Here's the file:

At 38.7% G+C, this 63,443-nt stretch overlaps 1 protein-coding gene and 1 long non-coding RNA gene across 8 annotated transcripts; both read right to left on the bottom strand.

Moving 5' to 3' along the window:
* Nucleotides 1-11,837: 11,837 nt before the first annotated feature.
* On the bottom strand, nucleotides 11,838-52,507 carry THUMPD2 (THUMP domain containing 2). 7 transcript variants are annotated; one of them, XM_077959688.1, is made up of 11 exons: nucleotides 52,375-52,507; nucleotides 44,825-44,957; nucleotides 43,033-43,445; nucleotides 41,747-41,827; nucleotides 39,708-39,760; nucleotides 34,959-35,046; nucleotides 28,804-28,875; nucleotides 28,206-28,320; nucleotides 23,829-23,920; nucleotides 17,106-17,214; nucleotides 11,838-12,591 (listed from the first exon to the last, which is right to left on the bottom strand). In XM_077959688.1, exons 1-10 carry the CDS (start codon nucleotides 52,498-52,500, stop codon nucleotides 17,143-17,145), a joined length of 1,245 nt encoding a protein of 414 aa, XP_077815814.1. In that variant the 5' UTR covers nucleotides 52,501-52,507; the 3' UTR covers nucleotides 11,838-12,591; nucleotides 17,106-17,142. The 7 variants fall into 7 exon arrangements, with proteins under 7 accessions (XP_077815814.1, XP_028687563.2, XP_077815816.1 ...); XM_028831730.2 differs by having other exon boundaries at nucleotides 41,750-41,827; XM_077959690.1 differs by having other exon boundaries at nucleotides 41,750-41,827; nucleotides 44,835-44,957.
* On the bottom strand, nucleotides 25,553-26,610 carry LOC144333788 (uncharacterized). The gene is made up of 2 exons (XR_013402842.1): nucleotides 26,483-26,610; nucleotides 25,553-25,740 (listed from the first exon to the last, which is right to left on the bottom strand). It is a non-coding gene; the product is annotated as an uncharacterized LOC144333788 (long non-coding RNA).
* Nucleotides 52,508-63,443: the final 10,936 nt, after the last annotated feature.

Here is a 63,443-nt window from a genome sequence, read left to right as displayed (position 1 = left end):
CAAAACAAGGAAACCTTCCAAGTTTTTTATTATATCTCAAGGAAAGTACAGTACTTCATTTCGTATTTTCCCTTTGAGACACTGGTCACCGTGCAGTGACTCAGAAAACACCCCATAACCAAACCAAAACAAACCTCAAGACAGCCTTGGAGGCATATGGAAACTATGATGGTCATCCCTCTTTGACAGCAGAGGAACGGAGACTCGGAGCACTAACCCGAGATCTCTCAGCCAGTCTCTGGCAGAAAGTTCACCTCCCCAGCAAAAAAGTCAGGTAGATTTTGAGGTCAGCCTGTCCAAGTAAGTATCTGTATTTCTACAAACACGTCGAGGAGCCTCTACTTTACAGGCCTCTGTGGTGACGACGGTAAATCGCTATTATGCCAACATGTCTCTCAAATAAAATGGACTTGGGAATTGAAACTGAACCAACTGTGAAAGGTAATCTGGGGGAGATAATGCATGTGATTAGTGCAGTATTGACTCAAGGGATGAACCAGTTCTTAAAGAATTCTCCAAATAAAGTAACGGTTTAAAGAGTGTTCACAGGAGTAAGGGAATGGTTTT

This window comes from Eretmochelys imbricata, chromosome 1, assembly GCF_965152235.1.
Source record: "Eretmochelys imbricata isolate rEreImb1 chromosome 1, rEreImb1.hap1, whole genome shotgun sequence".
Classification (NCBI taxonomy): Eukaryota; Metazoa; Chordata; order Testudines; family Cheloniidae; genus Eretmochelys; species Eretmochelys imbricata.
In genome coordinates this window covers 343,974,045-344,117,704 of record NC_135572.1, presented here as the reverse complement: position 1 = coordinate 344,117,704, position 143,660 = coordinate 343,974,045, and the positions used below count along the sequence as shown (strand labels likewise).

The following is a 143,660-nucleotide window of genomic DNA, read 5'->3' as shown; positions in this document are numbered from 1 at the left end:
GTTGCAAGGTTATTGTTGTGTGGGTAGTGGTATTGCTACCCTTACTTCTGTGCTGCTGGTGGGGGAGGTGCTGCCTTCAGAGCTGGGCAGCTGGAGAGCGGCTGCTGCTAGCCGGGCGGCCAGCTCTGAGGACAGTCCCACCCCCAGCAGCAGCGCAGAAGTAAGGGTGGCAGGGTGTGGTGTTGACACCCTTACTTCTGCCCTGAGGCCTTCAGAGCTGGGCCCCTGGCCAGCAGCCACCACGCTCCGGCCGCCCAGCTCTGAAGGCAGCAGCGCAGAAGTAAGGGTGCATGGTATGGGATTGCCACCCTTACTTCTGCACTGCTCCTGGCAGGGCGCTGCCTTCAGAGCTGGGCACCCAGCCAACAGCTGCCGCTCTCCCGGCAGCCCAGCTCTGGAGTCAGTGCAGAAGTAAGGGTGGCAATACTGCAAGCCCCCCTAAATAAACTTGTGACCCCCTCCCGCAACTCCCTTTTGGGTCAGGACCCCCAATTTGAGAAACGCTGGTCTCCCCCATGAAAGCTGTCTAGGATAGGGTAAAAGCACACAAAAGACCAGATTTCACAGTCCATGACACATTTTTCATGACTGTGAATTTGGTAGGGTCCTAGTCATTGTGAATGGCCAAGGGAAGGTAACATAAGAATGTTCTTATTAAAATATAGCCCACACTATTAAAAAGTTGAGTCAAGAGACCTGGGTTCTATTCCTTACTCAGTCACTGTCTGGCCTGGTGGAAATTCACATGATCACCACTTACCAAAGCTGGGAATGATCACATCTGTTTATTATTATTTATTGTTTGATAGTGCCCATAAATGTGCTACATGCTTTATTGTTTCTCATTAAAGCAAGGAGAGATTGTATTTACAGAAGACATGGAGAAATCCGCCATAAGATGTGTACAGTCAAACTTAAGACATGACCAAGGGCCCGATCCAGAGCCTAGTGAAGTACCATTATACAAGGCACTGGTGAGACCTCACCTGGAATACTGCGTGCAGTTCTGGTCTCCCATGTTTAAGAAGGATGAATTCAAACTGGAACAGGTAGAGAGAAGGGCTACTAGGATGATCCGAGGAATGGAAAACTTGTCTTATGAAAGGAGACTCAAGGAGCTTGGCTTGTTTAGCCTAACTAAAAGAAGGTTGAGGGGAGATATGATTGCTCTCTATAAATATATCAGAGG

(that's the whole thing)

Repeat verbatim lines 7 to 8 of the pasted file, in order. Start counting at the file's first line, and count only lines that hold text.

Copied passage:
Here is a 63,443-nt window from a genome sequence, read left to right as displayed (position 1 = left end):
CAAAACAAGGAAACCTTCCAAGTTTTTTATTATATCTCAAGGAAAGTACAGTACTTCATTTCGTATTTTCCCTTTGAGACACTGGTCACCGTGCAGTGACTCAGAAAACACCCCATAACCAAACCAAAACAAACCTCAAGACAGCCTTGGAGGCATATGGAAACTATGATGGTCATCCCTCTTTGACAGCAGAGGAACGGAGACTCGGAGCACTAACCCGAGATCTCTCAGCCAGTCTCTGGCAGAAAGTTCACCTCCCCAGCAAAAAAGTCAGGTAGATTTTGAGGTCAGCCTGTCCAAGTAAGTATCTGTATTTCTACAAACACGTCGAGGAGCCTCTACTTTACAGGCCTCTGTGGTGACGACGGTAAATCGCTATTATGCCAACATGTCTCTCAAATAAAATGGACTTGGGAATTGAAACTGAACCAACTGTGAAAGGTAATCTGGGGGAGATAATGCATGTGATTAGTGCAGTATTGACTCAAGGGATGAACCAGTTCTTAAAGAATTCTCCAAATAAAGTAACGGTTTAAAGAGTGTTCACAGGAGTAAGGGAATGGTTTT